If you have predominantly back pain and very little or no leg pain, a newly developed and simpler procedure called endoscopic medial and lateral branch and dorsal ramus rhizotomy may be able to reduce your chronic back pain, especially if this is accompanied by frequent episodes of involuntary back spasms with lists to the right or left. The approach is in a plane between the multifidus and longissimus muscle, directed to the transverse process where the medial branch of the Dorsal Ramus crosses the transverse process to go to the facet joint at and below the level of the lumbar disc space. Radio-frequency is used to ablate the nerve branches responsible for facet and disc annulus pain. With a visualized approach, the lateral branch of the dorsal ramus and even the dorsal ramus itself can be ablated. The procedure is called endoscopic medial branch and dorsal ramus rhizotomy, a procedure developed by Dr. Yeung. So far, the procedure has been effective 90% of the time in patients who benefit from medial branch blocks and elect to have the procedure.

    The traditional standard pain management techniques were modified by Dr. Yeung to utilize the endoscope for visualized treatment of these traditionally fluoroscopically guided procedures, making it more effective. Although complications are possible and anticipated in all surgical procedures, no neuromas or surgical complications have occurred in over 100 procedures. But 10% have had the pain return, presumable because of continued degeneration in the spine or re- nervation after nerve ablation.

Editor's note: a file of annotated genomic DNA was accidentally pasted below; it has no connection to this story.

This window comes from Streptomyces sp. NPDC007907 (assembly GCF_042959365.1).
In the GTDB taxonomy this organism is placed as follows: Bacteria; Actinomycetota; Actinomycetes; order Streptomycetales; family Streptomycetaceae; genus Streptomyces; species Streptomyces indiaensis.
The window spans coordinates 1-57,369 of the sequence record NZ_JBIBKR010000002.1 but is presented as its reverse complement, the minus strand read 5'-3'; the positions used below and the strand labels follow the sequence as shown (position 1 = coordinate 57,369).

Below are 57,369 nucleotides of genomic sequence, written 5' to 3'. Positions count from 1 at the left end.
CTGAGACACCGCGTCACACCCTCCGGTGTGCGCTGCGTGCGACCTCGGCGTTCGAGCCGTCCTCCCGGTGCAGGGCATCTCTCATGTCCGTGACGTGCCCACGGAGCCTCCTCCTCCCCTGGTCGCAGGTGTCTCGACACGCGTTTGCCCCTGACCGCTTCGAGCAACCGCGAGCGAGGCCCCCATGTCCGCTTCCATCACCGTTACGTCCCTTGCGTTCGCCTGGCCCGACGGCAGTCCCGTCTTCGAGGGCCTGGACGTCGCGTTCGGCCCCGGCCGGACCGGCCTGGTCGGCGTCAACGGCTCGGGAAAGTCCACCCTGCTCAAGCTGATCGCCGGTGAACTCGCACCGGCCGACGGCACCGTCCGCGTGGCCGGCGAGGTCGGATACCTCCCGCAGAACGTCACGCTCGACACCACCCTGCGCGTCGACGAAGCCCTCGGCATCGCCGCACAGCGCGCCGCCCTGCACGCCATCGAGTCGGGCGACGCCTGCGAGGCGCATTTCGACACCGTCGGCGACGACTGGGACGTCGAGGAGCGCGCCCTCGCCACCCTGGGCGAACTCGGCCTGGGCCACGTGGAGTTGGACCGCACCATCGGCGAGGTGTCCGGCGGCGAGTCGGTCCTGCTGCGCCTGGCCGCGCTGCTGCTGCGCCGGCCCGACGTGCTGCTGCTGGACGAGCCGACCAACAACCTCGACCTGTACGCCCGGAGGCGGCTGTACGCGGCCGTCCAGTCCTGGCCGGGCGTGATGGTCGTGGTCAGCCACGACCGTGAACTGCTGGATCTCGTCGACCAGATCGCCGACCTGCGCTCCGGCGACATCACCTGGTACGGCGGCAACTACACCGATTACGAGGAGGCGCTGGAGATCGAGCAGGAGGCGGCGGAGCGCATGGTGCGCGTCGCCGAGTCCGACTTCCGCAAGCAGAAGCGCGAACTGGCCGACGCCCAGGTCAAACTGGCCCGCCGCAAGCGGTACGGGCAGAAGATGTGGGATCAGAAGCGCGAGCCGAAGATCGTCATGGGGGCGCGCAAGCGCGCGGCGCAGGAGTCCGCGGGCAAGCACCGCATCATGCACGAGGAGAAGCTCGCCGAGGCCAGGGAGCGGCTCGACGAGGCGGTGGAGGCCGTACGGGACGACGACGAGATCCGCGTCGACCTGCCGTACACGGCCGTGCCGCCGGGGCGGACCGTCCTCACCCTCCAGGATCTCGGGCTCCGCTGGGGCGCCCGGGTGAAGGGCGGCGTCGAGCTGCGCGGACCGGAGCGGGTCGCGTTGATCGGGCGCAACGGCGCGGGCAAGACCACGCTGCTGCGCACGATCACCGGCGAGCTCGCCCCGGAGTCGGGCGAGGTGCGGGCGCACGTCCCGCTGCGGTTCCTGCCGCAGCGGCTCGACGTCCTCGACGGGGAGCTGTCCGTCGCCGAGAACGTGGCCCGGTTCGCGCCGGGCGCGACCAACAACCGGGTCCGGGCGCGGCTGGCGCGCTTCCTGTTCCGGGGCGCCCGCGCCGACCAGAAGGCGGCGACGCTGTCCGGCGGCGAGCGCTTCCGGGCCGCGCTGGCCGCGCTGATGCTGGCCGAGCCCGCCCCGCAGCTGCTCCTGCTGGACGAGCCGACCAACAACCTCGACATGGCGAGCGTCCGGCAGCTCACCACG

• Possible Adverse Events and Complications

    In the process of performing the foraminal decompression, Dr. Yeung has also found anomalous nerve branches in the foramen called furcal nerves. He has even found sympathetic nerve trunks in the foramen. If this is contributing to your pain syndrome, the surgical result is less predictable, and it is possible that these nerves will continue to give you the same, worse, or may create a different pain that is described as a dysesthetic pain. Most dysesthetic pain is relieved with time, and lessened if treated with transforaminal epidural steroid injections and sympathetic lumbar injections.

    It is not possible to avoid these nerves completely in foraminal decompression. If ablated, it can provide pain relief, dysesthesia, delayed dysesthesia, weakness, or numbness. Most of these symptoms resolve, but permanent persistence is also a risk of surgery. Please review the risks and potential complications of the procedure, including foot drop.

    Dr. Yeung has published the evolution of the YESS technique in peer reviewed journals and spine book chapters. Due to the fact that very few surgeons are trained in the YESS technique, is not likely to be covered by HMOs, or any managed care plans without the specific authorization of the medical directors on a case- by case basis. Medicare does not pay for this procedure in an outpatient setting at this time, and is not likely to change their rules soon.

    The endoscopic procedures described are usually covered only by indemnity plans, third party liability insurance, Arizona Workman’s Comp , and if you have out of network benefits with your PPO.

    This technique is also not the same as the other endoscopic techniques described by others on the internet unless the surgeon is trained by Dr. Yeung and also uses the YESS system.